Backlog includes (i) unissued task orders and unexercised option years, to the extent their issuance or exercise is probable, as well as (ii) contract awards, to the extent we believe contract execution and funding is probable.
The following table summarizes the value of our backlog at the respective dates presented below: (in thousands):
June 30, 2022 June 30, 2021 Federal Solutions: Funded $ 1,329,695 $ 1,126,408 Unfunded 3,756,452 4,362,700 Total Federal Solutions 5,086,147 5,489,108 Critical Infrastructure: Funded 3,080,338 2,850,211 Unfunded 61,151 72,889 Total Critical Infrastructure 3,141,489 2,923,100 Total Backlog (1) $ 8,227,636 $ 8,412,208
(1) Difference between our backlog of $8.2 billion and our RUPO of $5.8 billion, each as of June 30, 2022, is due to (i) unissued task orders and unexercised option years, to the extent their issuance or exercise is probable, as well as (ii) contract awards, to the extent we believe contract execution and funding is probable.
Our backlog includes orders under contracts that in some cases extend for several years. For example, the U.S. Congress generally appropriates funds for our U.S. federal government customers on a yearly basis, even though their contracts with us may call for performance that is expected to take a number of years to complete. As a result, our federal contracts typically are only partially funded at any point during their term. All or some of the work to be performed under the contracts may remain unfunded unless and until the U.S. Congress makes subsequent appropriations and the procuring agency allocates funding to the contract.
We expect to recognize $3.2 billion of our funded backlog at June 30, 2022 as revenues in the following twelve months. However, our U.S. federal government customers may cancel their contracts with us at any time through a termination for convenience or may elect to not exercise option periods under such contracts. In the case of a termination for convenience, we would not receive anticipated future revenues, but would generally be permitted to recover all or a portion of our incurred costs and fees for work performed. See "Risk Factors-Risk Relating to Our Business-We may not realize the full value of our backlog, which may result in lower than expected revenue" in the Company's Form 10-K for the year ended December 31, 2021.
The changes in backlog in both the Federal Solutions and Critical Infrastructure segments were primarily from ordinary course fluctuations in our business and the impacts related to the Company's awards discussed above.
Book-to-bill is the ratio of total awards to total revenue recorded in the same period. Our management believes our book-to-bill ratio is a useful indicator of our potential future revenue growth in that it measures the rate at which we are generating new awards compared to the Company's current revenue. To drive future revenue growth, our goal is for the level of awards in a given period to exceed the revenue booked. A book-to-bill ratio greater than 1.0 indicates that awards generated in a given period exceeded the revenue recognized in the same period, while a book-to-bill ratio of less than 1.0 indicates that awards generated in such period were less than the revenue recognized in such period. The following table sets forth the book-to-bill ratio for the periods presented below:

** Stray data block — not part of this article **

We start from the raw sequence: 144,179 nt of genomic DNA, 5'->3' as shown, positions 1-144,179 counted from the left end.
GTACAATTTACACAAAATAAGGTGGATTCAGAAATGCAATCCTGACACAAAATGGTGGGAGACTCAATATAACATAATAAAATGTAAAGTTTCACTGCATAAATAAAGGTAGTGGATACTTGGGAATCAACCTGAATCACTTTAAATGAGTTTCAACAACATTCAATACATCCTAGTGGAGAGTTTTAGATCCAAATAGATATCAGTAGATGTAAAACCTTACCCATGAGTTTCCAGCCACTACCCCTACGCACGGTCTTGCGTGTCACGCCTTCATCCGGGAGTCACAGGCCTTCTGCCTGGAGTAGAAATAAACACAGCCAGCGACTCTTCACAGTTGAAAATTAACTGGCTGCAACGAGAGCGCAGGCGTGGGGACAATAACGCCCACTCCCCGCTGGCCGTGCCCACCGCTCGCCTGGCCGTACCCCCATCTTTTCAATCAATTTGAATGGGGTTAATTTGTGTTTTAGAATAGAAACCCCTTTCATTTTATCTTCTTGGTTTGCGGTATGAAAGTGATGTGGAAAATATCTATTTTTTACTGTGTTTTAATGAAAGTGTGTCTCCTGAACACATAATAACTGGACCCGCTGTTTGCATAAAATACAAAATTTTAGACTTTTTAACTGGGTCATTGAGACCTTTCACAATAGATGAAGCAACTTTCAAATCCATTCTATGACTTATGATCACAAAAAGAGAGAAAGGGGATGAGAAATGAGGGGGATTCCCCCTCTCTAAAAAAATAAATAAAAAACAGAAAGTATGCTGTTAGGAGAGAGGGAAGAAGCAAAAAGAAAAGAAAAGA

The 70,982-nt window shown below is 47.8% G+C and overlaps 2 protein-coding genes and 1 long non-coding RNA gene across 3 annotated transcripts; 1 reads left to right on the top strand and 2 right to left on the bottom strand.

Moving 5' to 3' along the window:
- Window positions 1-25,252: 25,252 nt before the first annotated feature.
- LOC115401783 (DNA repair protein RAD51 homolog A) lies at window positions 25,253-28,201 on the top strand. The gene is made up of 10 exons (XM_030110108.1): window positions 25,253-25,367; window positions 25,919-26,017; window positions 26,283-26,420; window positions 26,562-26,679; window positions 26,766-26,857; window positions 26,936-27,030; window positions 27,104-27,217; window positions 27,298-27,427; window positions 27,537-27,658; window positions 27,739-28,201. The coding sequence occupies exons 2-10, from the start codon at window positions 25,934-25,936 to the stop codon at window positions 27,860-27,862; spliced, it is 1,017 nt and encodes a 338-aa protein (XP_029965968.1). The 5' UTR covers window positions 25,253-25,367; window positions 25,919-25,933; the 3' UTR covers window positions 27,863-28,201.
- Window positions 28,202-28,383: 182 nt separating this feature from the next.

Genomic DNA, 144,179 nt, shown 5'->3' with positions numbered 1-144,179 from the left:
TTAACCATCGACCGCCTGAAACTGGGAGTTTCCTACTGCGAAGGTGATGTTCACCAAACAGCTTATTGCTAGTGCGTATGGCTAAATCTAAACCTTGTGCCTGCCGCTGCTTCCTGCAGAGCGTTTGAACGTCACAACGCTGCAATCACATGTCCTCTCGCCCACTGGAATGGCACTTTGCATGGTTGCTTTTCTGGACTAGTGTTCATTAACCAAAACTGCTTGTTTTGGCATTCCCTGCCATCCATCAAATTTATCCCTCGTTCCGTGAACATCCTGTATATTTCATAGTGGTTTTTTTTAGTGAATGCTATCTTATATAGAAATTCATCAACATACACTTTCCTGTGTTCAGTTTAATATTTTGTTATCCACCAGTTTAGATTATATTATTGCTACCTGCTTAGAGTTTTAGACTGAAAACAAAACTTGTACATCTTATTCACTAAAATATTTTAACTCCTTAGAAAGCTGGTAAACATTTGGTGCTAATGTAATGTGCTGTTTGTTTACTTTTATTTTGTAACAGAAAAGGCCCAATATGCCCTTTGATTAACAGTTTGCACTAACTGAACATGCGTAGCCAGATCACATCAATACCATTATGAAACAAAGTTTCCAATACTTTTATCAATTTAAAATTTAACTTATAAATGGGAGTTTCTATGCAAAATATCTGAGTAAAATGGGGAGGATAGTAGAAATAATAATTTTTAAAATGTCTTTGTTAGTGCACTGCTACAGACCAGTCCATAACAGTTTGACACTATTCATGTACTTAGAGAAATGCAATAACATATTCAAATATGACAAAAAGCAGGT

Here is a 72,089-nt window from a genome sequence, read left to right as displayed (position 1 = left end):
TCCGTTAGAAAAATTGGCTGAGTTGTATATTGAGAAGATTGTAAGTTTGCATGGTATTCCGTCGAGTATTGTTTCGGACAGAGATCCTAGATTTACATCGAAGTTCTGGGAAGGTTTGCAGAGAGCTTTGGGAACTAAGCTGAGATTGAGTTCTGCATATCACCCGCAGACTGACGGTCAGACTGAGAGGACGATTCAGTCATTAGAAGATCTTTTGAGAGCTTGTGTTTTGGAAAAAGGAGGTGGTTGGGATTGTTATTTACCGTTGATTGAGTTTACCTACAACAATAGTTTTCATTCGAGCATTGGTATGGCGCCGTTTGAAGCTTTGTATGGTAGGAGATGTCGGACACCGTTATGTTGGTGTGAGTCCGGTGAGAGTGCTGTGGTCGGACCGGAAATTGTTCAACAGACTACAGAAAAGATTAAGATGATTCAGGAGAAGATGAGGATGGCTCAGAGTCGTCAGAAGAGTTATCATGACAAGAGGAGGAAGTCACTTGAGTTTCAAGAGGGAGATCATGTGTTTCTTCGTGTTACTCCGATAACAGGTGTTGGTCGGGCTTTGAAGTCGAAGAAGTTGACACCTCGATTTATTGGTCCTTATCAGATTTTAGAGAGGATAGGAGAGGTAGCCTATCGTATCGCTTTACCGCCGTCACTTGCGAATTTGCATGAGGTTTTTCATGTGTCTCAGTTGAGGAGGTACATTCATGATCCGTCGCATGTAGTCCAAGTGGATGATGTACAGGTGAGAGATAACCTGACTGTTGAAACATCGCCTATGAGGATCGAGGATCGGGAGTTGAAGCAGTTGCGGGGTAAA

Three Months Ended Six Months Ended June 30, 2022 June 30, 2021 June 30, 2022 June 30, 2021 Federal Solutions 0.7 2.8 0.8 1.8 Critical Infrastructure 1.3 1.1 1.1 1.2 Overall 1.0 1.9 1.0 1.5
Factors and Trends Affecting Our Results of Operations
We believe that the financial performance of our business and our future success are dependent upon many factors, including those highlighted in this section. Our operating performance will depend upon many variables, including
the success of our growth strategies and the timing and size of investments and expenditures that we choose to undertake, as well as market growth and other factors that are not within our control.
Changes in the relative mix of government spending and areas of spending growth, with shifts in priorities on homeland security, intelligence, defense-related programs, infrastructure and urbanization, and continued increased spending on technology and innovation, including cybersecurity, artificial intelligence, connected communities and physical infrastructure, could impact our business and results of operations. Cost-cutting and efficiency initiatives, current and future budget restrictions, spending cuts and other efforts to reduce government spending could cause our government customers to reduce or delay funding or invest appropriated funds on a less consistent basis or not at all, and demand for our solutions or services could diminish. Furthermore, any disruption in the functioning of government agencies, including as a result of government closures and shutdowns, could have a negative impact on our operations and cause us to lose revenue or incur additional costs due to, among other things, our inability to deploy our staff to customer locations or facilities as a result of such disruptions.
Federal Budget Uncertainty
There is uncertainty around the timing, extent, nature and effect of Congressional and other U.S. government actions to address budgetary constraints, caps on the discretionary budget for defense and non-defense departments and agencies, and the ability of Congress to determine how to allocate the available budget authority and pass appropriations bills to fund both U.S. government departments and agencies that are, and those that are not, subject to the caps. Additionally, budget deficits and the growing U.S. national debt increase pressure on the U.S. government to reduce federal spending across all federal agencies, with uncertainty about the size and timing of those reductions. Furthermore, delays in the completion of future U.S. government budgets could in the future delay procurement of the federal government services we provide. A reduction in the amount of, or delays, or cancellations of funding for, services that we are contracted to provide to the U.S. government as a result of any of these impacts or related initiatives, legislation or otherwise could have a material adverse effect on our business and results of operations.